Friday, July 23, 2010

Redefining Tolerance

From a recent front page article in USA Today, we learn that evangelical Christians are leaving evangelical Christianity en masse, particularly children—70% of them leaving the Christian faith, no longer believing that the Bible is the infallible repository of redemptive revelation or that Jesus Christ is the only way to God.

Today, tolerance is being redefined to mean that all views are equally valid and all lifestyles equally appropriate. As such, the notion that Jesus is the only way is vilified as the epitome of intolerance.

Rather than capitulating to the culture, however, Christians must be equipped to expose the flaws of today’s tolerance, while simultaneously exemplifying true tolerance. To say all views are equally valid sounds tolerant but in reality is a contradiction in terms. If indeed all views are equally valid, then the Christian view must be valid. The Christian view, however, holds that not all views are equally valid. Thus, the redefinition of tolerance is a self-refuting proposition.

We do not tolerate people with whom we agree. We tolerate people with whom we disagree. If all views were equally valid, there would be no need for tolerance.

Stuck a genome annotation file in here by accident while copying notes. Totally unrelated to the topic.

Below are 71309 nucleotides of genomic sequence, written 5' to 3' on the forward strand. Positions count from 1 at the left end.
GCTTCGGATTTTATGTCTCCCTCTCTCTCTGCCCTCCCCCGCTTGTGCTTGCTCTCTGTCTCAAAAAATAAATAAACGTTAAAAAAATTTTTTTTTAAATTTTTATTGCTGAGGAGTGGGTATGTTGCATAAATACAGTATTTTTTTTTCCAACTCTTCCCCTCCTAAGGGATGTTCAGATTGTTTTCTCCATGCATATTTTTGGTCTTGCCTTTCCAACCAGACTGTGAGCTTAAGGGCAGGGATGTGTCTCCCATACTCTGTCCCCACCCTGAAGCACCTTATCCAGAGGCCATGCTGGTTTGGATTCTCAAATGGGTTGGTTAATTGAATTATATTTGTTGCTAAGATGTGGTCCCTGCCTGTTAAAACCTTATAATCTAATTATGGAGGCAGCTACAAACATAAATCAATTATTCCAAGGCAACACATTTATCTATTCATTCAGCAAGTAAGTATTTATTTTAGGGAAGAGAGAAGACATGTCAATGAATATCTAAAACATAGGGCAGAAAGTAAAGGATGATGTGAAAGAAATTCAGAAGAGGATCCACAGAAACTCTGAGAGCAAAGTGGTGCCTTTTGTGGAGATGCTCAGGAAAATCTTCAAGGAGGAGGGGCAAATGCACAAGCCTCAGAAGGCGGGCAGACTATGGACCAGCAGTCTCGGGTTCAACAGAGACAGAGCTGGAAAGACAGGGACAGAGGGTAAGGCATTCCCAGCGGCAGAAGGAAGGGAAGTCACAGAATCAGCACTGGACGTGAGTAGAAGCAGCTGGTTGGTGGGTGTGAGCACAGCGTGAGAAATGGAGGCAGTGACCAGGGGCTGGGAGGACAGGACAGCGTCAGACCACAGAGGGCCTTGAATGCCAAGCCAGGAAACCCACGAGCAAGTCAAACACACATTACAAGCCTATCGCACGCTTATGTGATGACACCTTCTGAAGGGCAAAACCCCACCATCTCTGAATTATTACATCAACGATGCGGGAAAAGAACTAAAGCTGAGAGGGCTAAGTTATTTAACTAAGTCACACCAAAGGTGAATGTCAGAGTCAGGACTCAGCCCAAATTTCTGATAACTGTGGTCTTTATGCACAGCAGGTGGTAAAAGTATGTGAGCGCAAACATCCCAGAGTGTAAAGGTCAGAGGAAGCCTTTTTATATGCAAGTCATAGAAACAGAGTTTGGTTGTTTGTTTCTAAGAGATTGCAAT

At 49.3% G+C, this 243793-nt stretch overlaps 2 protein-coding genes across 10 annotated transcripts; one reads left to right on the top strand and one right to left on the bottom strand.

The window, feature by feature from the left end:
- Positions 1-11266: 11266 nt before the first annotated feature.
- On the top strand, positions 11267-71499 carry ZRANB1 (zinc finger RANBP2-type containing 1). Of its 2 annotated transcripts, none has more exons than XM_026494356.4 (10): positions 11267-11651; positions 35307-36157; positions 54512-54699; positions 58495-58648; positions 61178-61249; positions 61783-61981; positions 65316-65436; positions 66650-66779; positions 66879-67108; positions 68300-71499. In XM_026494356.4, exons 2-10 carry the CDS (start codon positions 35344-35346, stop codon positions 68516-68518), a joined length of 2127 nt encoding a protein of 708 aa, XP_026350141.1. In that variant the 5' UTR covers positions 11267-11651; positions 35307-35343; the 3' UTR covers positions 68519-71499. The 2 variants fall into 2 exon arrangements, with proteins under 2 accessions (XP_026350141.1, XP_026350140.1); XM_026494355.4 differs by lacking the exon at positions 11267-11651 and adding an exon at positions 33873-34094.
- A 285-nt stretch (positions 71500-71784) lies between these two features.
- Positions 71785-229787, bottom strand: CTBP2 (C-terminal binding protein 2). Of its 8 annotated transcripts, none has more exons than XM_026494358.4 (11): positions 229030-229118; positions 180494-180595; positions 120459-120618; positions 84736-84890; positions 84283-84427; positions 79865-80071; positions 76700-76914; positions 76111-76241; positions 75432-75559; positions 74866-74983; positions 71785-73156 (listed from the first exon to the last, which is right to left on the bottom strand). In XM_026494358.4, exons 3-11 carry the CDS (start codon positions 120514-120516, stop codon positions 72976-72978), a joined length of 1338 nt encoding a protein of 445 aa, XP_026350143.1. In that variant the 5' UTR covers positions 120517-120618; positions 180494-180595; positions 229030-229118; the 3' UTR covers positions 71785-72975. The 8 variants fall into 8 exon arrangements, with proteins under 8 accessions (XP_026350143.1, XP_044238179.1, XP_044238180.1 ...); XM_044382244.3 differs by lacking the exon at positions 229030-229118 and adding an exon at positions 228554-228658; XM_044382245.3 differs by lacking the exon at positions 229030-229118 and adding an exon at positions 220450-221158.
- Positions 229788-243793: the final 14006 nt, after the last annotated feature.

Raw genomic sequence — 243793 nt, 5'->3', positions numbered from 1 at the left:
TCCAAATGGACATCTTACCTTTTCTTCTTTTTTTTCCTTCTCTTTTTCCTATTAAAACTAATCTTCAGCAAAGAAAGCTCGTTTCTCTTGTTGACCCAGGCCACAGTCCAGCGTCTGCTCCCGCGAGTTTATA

Today’s redefinition of tolerance leaves no room for objective moral judgments. A modern terrorist could be deemed as virtuous as a “Mother Teresa.” With no enduring reference point, societal norms reduce to mere matters of preference; and, as such, the moral basis for resolving international disputes and for condemning such intuitively evil practices as genocide, oppression of women, and child prostitution is seriously compromised.

In light of its philosophically fatal features, Christians must reject today’s tolerance, and revive true tolerance. True tolerance entails that, despite our differences, we treat every person we meet with dignity and respect due them as those created in the image of God. True tolerance does not preclude proclaiming truth, but it does mandate that we do so with gentleness and respect.